Awkward family photos were at peak awkwardness in the 1970s. But what's more awkward than having a photo of your entire family in tweed suits, gold chains, and lots of chest hair (and that's just Mom we're talking about)?
Having no family photos is also pretty awkward. And if we could take a peek at the Jarrett family's mantel in Ordinary People, we'd probably find no family photos. Unable to confront the death of their son Buck, they'd likely remove all the photos of him from public. And since they barely spend more than five minutes in the same room together, we can't imagine them getting their acts together for long enough to sit in a Sears Portrait Studio.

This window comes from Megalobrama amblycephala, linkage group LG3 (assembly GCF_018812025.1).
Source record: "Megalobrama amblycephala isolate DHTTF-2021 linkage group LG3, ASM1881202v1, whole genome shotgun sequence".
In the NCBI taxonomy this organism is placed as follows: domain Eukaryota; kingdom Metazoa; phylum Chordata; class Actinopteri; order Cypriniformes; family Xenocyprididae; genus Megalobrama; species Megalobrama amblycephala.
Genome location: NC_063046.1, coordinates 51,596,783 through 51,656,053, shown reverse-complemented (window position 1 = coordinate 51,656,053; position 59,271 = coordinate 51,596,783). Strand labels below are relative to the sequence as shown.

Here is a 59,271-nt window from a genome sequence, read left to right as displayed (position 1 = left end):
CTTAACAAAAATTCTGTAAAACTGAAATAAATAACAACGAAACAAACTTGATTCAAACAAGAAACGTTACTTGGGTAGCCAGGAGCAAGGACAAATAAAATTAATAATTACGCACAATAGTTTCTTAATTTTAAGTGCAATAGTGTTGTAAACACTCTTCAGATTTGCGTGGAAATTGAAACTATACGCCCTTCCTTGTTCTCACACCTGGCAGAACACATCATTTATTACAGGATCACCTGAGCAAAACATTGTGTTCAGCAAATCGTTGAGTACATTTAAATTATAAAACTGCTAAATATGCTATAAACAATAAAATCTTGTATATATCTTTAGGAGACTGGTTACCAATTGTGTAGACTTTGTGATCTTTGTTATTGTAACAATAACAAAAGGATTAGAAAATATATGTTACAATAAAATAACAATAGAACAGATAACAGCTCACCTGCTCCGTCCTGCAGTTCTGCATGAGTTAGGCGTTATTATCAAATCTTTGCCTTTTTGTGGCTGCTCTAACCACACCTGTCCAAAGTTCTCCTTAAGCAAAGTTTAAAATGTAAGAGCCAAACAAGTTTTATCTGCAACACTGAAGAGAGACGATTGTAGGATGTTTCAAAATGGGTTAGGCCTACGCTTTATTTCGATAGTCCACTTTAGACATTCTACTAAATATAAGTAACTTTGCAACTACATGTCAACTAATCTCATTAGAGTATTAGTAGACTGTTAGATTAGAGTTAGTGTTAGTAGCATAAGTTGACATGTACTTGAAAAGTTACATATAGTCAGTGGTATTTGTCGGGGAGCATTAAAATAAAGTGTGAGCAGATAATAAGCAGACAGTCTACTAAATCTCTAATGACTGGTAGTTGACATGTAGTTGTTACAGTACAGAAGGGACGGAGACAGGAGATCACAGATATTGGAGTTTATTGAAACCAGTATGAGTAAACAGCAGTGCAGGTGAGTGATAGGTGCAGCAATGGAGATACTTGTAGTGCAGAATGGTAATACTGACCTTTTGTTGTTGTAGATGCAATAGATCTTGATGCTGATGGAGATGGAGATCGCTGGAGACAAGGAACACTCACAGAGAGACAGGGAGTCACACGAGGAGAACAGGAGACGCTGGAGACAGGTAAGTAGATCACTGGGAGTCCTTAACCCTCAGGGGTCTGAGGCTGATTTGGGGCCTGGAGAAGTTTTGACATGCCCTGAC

If a family has no pictures to prove that they're a family, are they really a family at all?
Questions About Family
- How has Buck's death affected the Jarrett family? Why do they pull apart rather than come together in this time of crisis?
- What do you think family life will be like for the Jarretts after the book's epilogue? Can they ever rebuild?
- How do other people perceive the Jarrett family? Are they a "perfect" suburban family from the outside? How does the pressure to be perfect affect them? Where does the pressure come from?
Chew on This
The actual process of striving to be a "perfect" family is what pulls the Jarretts apart. If they would relax a little bit and accept things as they are, they wouldn't be so dysfunctional.
Other families in the book seem happy on the surface, like Jeannine's, but the more we get to know them, the more we realize that all families have their problems. It's important for Conrad to learn this so that he knows he is not alone.